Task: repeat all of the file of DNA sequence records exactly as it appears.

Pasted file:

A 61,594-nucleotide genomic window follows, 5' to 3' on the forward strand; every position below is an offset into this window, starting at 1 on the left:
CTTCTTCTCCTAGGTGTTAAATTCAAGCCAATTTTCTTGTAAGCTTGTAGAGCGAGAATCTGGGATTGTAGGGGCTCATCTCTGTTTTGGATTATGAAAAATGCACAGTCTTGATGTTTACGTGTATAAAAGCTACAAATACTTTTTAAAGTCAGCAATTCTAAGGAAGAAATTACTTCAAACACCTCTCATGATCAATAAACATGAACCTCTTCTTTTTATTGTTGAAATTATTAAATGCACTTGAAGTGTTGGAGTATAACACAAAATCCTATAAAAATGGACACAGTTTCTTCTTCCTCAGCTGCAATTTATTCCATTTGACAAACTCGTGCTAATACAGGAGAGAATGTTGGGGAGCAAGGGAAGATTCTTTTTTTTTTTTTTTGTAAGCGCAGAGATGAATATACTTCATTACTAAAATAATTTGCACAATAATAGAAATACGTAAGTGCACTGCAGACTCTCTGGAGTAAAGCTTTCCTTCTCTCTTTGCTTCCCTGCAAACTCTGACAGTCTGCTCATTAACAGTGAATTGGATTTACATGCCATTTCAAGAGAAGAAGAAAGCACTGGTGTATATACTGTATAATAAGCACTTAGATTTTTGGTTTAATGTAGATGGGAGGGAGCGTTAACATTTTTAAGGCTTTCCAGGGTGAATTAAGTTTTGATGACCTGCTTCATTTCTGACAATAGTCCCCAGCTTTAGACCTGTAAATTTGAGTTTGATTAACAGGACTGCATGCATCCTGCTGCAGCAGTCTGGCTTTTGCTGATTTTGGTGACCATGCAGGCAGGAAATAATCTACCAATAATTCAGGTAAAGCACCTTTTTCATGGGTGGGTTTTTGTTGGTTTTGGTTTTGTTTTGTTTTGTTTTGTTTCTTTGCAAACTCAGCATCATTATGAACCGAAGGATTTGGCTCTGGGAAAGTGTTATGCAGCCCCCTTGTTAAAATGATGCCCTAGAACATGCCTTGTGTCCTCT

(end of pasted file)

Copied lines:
A 61,594-nucleotide genomic window follows, 5' to 3' on the forward strand; every position below is an offset into this window, starting at 1 on the left:
CTTCTTCTCCTAGGTGTTAAATTCAAGCCAATTTTCTTGTAAGCTTGTAGAGCGAGAATCTGGGATTGTAGGGGCTCATCTCTGTTTTGGATTATGAAAAATGCACAGTCTTGATGTTTACGTGTATAAAAGCTACAAATACTTTTTAAAGTCAGCAATTCTAAGGAAGAAATTACTTCAAACACCTCTCATGATCAATAAACATGAACCTCTTCTTTTTATTGTTGAAATTATTAAATGCACTTGAAGTGTTGGAGTATAACACAAAATCCTATAAAAATGGACACAGTTTCTTCTTCCTCAGCTGCAATTTATTCCATTTGACAAACTCGTGCTAATACAGGAGAGAATGTTGGGGAGCAAGGGAAGATTCTTTTTTTTTTTTTTTGTAAGCGCAGAGATGAATATACTTCATTACTAAAATAATTTGCACAATAATAGAAATACGTAAGTGCACTGCAGACTCTCTGGAGTAAAGCTTTCCTTCTCTCTTTGCTTCCCTGCAAACTCTGACAGTCTGCTCATTAACAGTGAATTGGATTTACATGCCATTTCAAGAGAAGAAGAAAGCACTGGTGTATATACTGTATAATAAGCACTTAGATTTTTGGTTTAATGTAGATGGGAGGGAGCGTTAACATTTTTAAGGCTTTCCAGGGTGAATTAAGTTTTGATGACCTGCTTCATTTCTGACAATAGTCCCCAGCTTTAGACCTGTAAATTTGAGTTTGATTAACAGGACTGCATGCATCCTGCTGCAGCAGTCTGGCTTTTGCTGATTTTGGTGACCATGCAGGCAGGAAATAATCTACCAATAATTCAGGTAAAGCACCTTTTTCATGGGTGGGTTTTTGTTGGTTTTGGTTTTGTTTTGTTTTGTTTTGTTTCTTTGCAAACTCAGCATCATTATGAACCGAAGGATTTGGCTCTGGGAAAGTGTTATGCAGCCCCCTTGTTAAAATGATGCCCTAGAACATGCCTTGTGTCCTCT